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-Nay then, [Draws] come, sir! You're unarmd, I see. Give
up the lady: give her up, I say, or I am through you in a twinkling.
[Going to make a Pass at Charles. Charles. Keep your distance, my lord! I have arms. [Produces a Pistol] If you come a foot nearer, you hare a brace of balls through your lordship’s lead.
Lord T. How? what's this? pistols !
lordship’s service.--Sword and pistol, my lord. -Those, you know, are our weapons.
If this misses, I have the fellow lo it in my pocket.
-Don't be frightened, inadam. His lordship bas removed your friends and relations, but he will take great care of you. Shall I leave you with him?
Har, Cruel Charles! you know I must go with you
Charles. A little way from the door, if your lordship pleases.
Waves his Hand.
Charles, I have no leisure to talk with your lordship now.----A little more that way, if you please. [Waves] -You know where I livé. If
have any commands for miss Russel, you will hear of her too at my house.-----Nay, keep back, my lord. [Presents] Your lordship’s most obedient, humble servant.
[Exit, with Harriot. Lord T. (Looks at them, and pauses for a short Time] I cut a mighty ridiculous tigure bere, 'pon honour.
SCENE 1. LADY FREELOVE's House. Enter LORD TRINKET, LADY FREELOve, with a
Létter, and CAPTAIN O'Cutter. Lord T. Was ever any thing so unfortunate! Plague on't, captain, how could you make such a strange blunder?
O’Cut. I never thought of a blunder. I was to deliver two letters; and if I gave them one a piece, I thought it would do.
Lady F. And so, my lord, the ingenious captain gave the letter intended for me to young Oakly, and here has brought me a challenge.
Lord Ť. Ridiculous! Never was any thing so mal apropos. -Did you read the direction, captain?
O’Cut. Who, me?--Devil burn me, pot'i. I never rade at all.
Lord T. 'Sdeath! how provoking! When I had secured the servants, and got all the people out of the way~when every thing was en train.
Lady F. Nay, never despair, my lord! I've hit upon a method to sel every thing to rights agaiu.
Lord T. How? how? my dear lady Freelove, how?
Lady F. Suppose then your lordship was to go and deliver these country gentlemen from their confinemenl; make them believe it was a plot of young OakJy's to carry off my niece; and so make a merit of your own services with the father.
Lord T. Admirable! I'll about it immediately.
O’Cut. Has your lordship any occasion for my sarvice in this expedition?
Lord T. 0, nom -Only release me these people, and then keep out of the way, dear captain.
O'Cut. With all my heart, 'fait. But you are all wrong :-this will not signify a brass farding. If you would let me alone, I would give him a salt eel, I warrant yon.---But upon my credit, there's noting to be done without a little tilting.
[Exit. Lord T. But where shall I carry them, when I have delivered them?
Lady F. To Mr. Oakly's, by all means; you may be sure my niece is there.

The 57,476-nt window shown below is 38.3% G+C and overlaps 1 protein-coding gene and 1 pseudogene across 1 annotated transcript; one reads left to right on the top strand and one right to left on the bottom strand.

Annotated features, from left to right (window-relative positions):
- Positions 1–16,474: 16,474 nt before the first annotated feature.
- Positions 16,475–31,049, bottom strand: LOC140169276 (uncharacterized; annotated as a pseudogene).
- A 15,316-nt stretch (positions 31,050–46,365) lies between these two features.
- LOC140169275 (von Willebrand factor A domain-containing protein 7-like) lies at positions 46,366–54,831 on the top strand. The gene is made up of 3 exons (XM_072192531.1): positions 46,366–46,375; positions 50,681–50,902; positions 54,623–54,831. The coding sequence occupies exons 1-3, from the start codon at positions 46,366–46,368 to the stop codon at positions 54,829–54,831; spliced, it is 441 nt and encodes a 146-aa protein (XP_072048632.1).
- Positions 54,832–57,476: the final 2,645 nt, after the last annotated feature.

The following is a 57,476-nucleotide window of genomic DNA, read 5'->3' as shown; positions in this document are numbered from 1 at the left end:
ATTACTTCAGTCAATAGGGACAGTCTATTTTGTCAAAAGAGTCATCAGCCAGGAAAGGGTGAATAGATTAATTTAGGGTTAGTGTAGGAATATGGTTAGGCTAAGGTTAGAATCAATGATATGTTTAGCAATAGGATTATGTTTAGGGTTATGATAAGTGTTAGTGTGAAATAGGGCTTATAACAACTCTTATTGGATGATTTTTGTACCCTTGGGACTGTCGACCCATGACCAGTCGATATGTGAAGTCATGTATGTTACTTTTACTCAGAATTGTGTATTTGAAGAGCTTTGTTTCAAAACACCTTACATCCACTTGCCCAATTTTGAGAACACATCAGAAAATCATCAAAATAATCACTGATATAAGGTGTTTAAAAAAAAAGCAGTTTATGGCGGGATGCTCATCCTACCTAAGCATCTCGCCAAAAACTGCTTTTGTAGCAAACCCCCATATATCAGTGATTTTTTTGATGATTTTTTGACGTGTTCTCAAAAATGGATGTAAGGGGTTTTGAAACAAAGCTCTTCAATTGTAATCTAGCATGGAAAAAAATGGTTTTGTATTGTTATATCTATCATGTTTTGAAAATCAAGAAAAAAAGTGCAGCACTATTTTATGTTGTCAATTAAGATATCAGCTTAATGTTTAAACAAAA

Lord T. To Mr. Oakly's!~~Why, does your ladyship consider? 'Tis going directly in the fire of the enemy-throwing the dementi full in their teeth.
Lady F. So much the better. Face your enemies nay, you shall outface them loo. . I'll certainly meet you there. It's hard indeed if two persons of condition can't bear themselves out against such trumpery folks as the family of the Oaklys.
Lord T. Odious low people! But I lose time-I must after the captain--and so, lill we meet at Mr. Oakly's, I kiss your ladyship’s hands-you won't fail
Lady F. You may depend on me. [Exit Lord Trinket] So, here is fine work! this artful little hussy has been too much for us all. Well, what's to be done? Why, when a woman of fashion gets into a scrape, nothing but a fashionable assurance can get her out of it again. I'll e'en go boldly lo Mr. Oakly's, as I have promised, and if it appears practicable, I will forward Jord Trin kei's match; but if I find that mallers bave taken
another turn, lis lordship must excuse me. In that case, I'll fairly drop him, seem a perfect slranger to all his intentions, and give my visit an air of congratulation to my piece and any other husband, which fortune, her wise father, or her ridiculous self has provided for her.
. SCENE II. MRS. OAKLY's Dressing-room.
Enter Mrs. OAKLY. Mrs. (). This is worse and worse !---He never held me so much in contempt before-To go out without speaking to me, or taking the least notice.--I am obliged to the major for this. How could be take him out? and how could Mr. Oakly go with him?
Toil. My master is not come back yet, ma'am.
Mrs. 0. Why don't you know-You know nothing, ---But I warrant you know well enough, if you would tell.--You shall never persiade me but you knew of Mr. Oakly's going out to-day.
Toil. I wish I inay die, ma'am, upon my honour, and I protest to your ladyship I knew nothing in the world of the matter, no more than the child unborn. There js Mr. Paris, my master's gentleman, knows
Mrs. 0. What does he know?
. Mrs. O. He is certainly gone after this young
flirt. --His confidence and the major's insoleuce proroke me beyond expression.
Re-enter Toilet, with Paris. Where's
Par. Il est sorti. He is gone out.
Mrs. O. Nobody knows any thing. Why did not
Par. I dress him-Je ne m'en soucie pas du plus~
Par. Voila! quelque chose d'extraordinaire!
Mrs. 0. Don't stand jabbering and shrugging your
Par. De tout mon cour.-Jean! ici! Jean :-
[Erit. Mrs. O. Impadent fellow! His insolent gravity and indifference is insupportable-Toilet!
Mrs. O. Where's. John? Why don't he come? Why do
yon stand with your hands before you? Why don't
Toil. Yes, ma'am, I'll go this minute. LO here,
John. Because he went out in the major's chariot,
Mrs. 0. Where did they go to?
John. I believe so, but can't tell for certain, indeed,
Mrs. 0. Believe and suppose! --and don't know, and